Q&A with Force Indias Vijay Mallya 30 Oct 2008
In advance of the final Grand Prix of the year in Brazil, Force India owner Vijay Mallya speaks extensively about the teams 2008 season, their negotiations with Ferrari and McLaren over engine supply, their driver line-up of Adrian Sutil and Giancarlo Fisichella, and about the ongoing talks with the FIA concerning cost cutting
Q: How would you sum up the last few races?
Vijay Mallya: We've had a year that's been pretty erratic. We started out pretty well and then we flattened out. We improved again and flattened out yet again. And since the European Grand Prix, we've just stayed flat. I did however say that following the introduction of the seamless shift gearbox that we would not do any further major development of the 2008 car, and that all the focus would be on 2009. Perhaps this is also reflecting that but I'm a firm believer that one should look ahead and not behind. You certainly learn lessons from past history, but you can't keep moaning and groaning over split milk. I'm very confident that we will put on more than a decent show in 2009.
Q: What's the thinking behind the decision for next year?
VM: I have asked for the entire drivetrain and KERS package from both potential suppliers. Ferrari are not very sure that they can give me the entire drivetrain. Adrian suffered gearbox failure (in Shanghai). At the end of the day what sense does it make for me to have a great engine, a great KERS system, and a gearbox that's tentative? That's why I said go for the whole hog, a good tried and proven and tested package from the top two teams. And that's what I'm seeking to achieve.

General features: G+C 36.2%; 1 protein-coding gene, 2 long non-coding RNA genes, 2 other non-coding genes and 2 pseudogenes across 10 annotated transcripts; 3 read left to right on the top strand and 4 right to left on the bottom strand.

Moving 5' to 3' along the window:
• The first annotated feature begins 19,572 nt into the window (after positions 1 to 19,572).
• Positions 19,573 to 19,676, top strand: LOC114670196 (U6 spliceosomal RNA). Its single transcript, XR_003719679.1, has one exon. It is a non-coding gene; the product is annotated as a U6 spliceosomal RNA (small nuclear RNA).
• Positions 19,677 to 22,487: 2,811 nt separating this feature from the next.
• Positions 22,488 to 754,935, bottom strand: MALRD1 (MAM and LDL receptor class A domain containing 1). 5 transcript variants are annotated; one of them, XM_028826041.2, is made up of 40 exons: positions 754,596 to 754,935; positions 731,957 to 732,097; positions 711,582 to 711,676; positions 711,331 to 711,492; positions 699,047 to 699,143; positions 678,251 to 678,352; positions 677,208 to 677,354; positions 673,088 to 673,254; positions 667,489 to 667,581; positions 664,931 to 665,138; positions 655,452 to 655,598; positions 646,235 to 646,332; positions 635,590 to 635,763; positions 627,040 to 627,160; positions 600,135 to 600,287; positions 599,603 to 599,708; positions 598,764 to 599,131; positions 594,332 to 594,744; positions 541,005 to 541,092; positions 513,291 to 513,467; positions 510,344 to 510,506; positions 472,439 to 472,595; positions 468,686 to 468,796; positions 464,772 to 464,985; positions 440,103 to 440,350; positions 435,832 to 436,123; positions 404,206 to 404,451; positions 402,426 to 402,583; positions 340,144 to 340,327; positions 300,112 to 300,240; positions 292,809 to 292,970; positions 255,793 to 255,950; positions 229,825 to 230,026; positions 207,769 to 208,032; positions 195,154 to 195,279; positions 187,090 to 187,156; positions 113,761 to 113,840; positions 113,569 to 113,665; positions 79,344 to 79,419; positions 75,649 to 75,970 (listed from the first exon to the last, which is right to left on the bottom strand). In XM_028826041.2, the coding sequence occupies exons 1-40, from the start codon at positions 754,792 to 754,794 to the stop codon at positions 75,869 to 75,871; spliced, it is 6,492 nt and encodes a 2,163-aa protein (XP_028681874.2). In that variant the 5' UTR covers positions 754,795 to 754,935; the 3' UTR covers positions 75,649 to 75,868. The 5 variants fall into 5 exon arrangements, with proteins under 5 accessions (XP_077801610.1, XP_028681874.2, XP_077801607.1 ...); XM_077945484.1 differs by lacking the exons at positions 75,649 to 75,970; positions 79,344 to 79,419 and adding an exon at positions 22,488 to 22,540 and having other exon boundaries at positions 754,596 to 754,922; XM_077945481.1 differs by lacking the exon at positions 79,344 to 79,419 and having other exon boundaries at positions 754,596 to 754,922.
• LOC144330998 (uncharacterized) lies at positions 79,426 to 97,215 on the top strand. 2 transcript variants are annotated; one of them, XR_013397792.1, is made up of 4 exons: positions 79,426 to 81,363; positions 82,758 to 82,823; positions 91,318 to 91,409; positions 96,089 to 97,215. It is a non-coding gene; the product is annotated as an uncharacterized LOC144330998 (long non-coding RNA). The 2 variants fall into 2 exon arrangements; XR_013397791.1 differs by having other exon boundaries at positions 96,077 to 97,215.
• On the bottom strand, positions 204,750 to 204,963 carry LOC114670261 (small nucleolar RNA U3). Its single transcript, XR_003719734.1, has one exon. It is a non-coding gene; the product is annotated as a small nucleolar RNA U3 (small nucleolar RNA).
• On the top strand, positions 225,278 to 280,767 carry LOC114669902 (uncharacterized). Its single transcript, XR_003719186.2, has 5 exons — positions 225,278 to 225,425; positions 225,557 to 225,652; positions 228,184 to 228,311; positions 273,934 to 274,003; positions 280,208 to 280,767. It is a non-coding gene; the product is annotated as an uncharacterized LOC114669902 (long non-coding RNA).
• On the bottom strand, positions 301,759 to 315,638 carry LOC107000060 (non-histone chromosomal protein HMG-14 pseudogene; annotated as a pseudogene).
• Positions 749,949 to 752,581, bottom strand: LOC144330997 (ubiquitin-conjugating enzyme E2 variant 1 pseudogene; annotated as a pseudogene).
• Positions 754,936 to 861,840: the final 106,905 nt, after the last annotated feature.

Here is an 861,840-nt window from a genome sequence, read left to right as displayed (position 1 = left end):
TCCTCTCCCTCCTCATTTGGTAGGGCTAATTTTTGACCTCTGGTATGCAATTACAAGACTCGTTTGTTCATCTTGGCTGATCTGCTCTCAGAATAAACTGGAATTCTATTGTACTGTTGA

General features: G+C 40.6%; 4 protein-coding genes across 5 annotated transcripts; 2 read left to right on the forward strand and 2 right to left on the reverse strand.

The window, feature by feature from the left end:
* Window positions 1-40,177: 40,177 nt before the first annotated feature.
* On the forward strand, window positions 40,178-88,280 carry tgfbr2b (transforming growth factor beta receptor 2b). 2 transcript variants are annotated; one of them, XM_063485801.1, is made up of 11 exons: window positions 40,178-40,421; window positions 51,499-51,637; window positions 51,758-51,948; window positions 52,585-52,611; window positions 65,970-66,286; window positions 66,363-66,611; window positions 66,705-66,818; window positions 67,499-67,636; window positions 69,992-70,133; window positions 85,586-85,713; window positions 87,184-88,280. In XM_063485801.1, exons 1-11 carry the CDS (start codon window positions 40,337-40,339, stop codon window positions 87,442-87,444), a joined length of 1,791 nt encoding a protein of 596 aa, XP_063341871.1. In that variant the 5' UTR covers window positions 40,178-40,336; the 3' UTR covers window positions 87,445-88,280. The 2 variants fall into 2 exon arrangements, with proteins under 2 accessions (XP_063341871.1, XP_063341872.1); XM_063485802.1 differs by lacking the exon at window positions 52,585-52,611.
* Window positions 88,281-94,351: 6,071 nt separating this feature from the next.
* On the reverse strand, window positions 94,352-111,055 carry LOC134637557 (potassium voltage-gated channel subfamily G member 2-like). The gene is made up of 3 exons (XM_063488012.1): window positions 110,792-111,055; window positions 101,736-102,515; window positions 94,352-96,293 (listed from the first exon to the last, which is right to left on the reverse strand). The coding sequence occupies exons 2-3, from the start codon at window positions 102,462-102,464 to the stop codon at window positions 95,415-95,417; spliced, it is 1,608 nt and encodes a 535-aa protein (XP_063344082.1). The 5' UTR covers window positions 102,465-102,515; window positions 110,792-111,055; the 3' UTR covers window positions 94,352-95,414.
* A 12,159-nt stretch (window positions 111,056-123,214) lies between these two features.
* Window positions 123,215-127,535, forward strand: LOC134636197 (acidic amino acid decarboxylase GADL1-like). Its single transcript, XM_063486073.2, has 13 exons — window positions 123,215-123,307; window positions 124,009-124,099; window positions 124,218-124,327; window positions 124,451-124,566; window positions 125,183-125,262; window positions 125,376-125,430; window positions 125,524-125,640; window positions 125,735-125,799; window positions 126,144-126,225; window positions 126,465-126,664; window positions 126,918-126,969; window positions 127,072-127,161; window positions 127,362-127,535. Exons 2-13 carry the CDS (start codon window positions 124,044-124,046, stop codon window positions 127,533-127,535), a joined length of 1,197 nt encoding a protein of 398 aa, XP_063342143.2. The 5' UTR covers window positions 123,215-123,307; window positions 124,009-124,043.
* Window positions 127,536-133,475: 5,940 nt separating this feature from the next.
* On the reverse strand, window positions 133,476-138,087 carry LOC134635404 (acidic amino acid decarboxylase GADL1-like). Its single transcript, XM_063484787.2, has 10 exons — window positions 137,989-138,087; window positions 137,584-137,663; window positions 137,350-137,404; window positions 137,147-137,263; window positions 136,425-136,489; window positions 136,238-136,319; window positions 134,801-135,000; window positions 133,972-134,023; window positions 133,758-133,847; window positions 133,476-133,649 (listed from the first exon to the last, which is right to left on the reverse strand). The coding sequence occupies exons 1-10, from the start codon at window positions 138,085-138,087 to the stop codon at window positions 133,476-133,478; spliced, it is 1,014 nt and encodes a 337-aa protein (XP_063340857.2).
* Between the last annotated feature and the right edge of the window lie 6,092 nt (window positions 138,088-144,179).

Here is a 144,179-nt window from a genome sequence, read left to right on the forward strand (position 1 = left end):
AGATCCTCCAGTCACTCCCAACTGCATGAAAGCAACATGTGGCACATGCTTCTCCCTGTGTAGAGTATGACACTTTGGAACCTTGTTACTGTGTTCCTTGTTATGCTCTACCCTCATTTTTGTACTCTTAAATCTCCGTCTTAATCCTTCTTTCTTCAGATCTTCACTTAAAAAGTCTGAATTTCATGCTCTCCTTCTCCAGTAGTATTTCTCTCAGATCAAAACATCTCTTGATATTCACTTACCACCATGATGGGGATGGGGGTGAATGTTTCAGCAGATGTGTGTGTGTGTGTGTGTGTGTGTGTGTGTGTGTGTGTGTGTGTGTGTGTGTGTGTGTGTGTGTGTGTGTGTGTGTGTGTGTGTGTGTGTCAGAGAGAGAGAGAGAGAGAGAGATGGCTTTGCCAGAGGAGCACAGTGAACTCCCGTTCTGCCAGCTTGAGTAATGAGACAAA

Q: Don't you have an ongoing contractual relationship with Ferrari?
VM: Ferrari and us are very, very close friends, we have an excellent relationship. We have told them exactly what we want. We are in discussion. They are aware that I have talked to McLaren, so everything is completely transparent from our point of view. And it is also recognised that if for whatever reason we need to part, it will be a very friendly parting. And that's all agreed. If they have incurred some costs developing engines for us for next year, we'll talk about it. We're certainly not going to be bloody minded. If they have incurred costs on my behalf, I think I owe it to them to offer to reimburse. Beyond that I think there is a very positive and friendly spirit on either side, and so they will not be any acrimony or any wilful enforcement of a contract.
Q: You have a strong gearbox department at Silverstone. Won't you have to reorganise things if you have a customer gearbox?